Jesus’ death was brutal, tragic, and unjust but He was no martyr – Jesus’ sacrifice was part of God’s redemptive plan. He wasn’t forced into death but beautifully allowed it.
• “The reason my Father loves me is that I lay down my life, only to take it up again. No one takes it from me, but I lay it down of my own accord. I have authority to lay it down and authority to take it up again.” John 10:17-18
• “And when Jesus had cried out again in a loud voice, He gave up His spirit.” Matthew 27:50
• “Jesus called out with a loud voice, ‘Father, into Your hands I commit My spirit.’ When He had said this, He breathed His last.” Luke 23:46
Jesus, the eternal Son of God who created life itself (John 1:3), was fully in control of His death from start to finish. God’s redemptive plan that was set in motion before creation itself, now reached its climax. The outcome had already been decided. Jesus, God incarnate, laid down His life a sacrifice for all, was about to demonstrate the power and purpose of His plan.
He Is Risen
Jesus’ body was hastily placed in a tomb on Friday afternoon. There was no time to properly prepare the body for burial with spices and ointments according to Jewish customs. No work could be done on the Sabbath, so that task had to wait until Sunday. Very early on Sunday, a group of women from Galilee entered a garden as the sun’s rays were just beginning to welcome the morning. All of Jerusalem was quite with slumber. The scene was one of tranquility. But for these women, there was no serenity. The events over the previous days had their emotions in chaos. A flood of sorrow, confusion, and fear had filled their minds for two full days. Bearing aromatic spices, they had come to the garden to anoint a dead man.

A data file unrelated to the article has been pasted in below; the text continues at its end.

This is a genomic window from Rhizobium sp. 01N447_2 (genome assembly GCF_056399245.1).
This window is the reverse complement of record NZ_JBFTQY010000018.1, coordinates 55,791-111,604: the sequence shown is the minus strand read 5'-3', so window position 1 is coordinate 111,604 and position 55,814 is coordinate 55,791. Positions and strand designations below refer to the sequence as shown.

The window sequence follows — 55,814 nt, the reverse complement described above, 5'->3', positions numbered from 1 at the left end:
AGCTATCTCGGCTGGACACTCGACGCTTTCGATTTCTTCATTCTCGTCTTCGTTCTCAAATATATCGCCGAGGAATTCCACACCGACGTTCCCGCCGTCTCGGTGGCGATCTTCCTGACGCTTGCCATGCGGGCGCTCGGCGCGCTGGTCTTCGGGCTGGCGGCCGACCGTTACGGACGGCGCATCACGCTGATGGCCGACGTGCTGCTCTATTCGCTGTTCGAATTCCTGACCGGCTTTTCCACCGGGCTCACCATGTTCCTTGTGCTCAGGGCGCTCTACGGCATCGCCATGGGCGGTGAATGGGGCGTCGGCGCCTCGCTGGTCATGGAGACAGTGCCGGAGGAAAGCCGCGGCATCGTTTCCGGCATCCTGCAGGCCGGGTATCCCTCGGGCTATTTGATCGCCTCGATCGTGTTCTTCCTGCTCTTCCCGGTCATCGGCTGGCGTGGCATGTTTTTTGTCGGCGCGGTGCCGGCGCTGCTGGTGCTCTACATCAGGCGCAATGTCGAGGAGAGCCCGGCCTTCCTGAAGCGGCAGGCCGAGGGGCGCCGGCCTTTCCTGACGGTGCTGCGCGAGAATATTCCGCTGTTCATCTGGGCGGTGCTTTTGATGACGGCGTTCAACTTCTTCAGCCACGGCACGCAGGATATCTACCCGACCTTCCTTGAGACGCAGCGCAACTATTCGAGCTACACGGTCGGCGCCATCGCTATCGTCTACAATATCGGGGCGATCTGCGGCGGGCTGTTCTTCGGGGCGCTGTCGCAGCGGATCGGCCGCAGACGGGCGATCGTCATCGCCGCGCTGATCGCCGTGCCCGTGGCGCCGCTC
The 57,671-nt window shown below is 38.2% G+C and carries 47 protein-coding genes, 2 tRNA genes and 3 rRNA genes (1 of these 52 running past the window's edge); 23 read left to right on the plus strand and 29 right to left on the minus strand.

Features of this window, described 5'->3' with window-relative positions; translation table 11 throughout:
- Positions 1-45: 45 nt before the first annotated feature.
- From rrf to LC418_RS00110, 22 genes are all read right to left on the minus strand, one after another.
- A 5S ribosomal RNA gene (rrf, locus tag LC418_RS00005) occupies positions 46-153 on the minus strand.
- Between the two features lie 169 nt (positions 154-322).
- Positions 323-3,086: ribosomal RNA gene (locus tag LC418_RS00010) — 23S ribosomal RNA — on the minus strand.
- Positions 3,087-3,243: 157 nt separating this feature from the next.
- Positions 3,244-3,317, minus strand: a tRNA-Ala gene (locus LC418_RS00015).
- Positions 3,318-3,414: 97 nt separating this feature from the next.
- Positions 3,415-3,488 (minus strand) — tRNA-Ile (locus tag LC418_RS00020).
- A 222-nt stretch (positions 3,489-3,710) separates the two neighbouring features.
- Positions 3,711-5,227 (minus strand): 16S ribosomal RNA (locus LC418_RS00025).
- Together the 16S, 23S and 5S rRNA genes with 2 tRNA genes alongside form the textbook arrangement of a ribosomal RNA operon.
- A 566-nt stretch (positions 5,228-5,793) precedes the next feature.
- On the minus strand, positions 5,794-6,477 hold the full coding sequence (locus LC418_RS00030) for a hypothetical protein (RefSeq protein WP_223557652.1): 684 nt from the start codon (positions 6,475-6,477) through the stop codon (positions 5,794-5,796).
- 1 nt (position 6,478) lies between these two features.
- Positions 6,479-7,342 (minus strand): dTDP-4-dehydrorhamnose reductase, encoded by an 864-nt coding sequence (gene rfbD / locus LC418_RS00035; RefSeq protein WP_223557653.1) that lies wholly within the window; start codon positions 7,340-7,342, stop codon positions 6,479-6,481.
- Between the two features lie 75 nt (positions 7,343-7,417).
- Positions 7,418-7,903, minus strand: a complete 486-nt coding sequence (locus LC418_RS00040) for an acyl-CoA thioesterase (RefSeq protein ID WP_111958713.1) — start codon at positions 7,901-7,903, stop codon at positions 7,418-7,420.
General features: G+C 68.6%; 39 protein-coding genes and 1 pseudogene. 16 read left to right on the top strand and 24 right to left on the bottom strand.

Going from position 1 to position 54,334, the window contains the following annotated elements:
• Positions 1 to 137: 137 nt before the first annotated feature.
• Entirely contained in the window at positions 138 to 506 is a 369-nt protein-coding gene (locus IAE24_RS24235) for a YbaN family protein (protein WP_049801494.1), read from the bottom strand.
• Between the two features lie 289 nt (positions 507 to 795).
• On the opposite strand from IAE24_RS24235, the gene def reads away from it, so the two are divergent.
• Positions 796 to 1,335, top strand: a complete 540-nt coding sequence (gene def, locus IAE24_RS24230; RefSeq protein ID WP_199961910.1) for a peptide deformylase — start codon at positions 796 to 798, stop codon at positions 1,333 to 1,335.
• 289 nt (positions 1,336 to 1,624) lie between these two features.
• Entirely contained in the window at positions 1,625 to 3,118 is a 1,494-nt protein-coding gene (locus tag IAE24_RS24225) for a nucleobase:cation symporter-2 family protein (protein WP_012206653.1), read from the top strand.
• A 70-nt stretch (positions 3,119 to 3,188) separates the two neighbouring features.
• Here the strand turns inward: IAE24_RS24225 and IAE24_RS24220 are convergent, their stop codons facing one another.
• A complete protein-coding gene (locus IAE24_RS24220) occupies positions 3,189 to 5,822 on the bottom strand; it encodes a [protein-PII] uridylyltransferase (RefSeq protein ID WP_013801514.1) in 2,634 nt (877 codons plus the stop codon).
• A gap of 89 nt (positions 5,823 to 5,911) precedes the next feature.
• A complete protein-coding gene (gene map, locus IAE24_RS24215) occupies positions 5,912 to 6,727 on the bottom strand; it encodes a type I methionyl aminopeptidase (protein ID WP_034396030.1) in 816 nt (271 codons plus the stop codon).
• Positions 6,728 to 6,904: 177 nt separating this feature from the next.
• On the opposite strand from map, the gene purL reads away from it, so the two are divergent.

Suddenly, they saw that the stone had been removed from the tomb. They hurried to the tomb and peered inside and found it empty except for the linen burial cloths. The body of their Lord Jesus was gone. As they stood there puzzled, two men suddenly appeared to them clothed in dazzling robes. The women were so terrified they bowed their faces to the ground. The angels asked, “Why do you seek the living One among the dead? He is not here, but has risen. Remember how He told you, while He was still in Galilee, saying that the Son of Man must be handed over to sinful men, and be crucified, and on the third day rise [from death to life].”
(Luke 24:5-7 AMP).
Upon hearing these words the women remembered what Jesus had said. One of them, Mary Magdalene, rushed to the eleven disciples and exclaimed, “They have taken away the Lord out of the tomb, and we do not know where they have laid Him!” (John 20:2 AMP). Like two Olympic sprinters, Peter and John raced to the grave. John outran Peter but stopped at the entry to the tomb. In true character, Peter rushed into the tomb and John followed and saw the linen wrappings lying there and the face-cloth which had been on Jesus’ head neatly folded in a place by itself. John, the beloved, saw and believed that Jesus had been risen from the dead. Then the disciples went again to their own homes.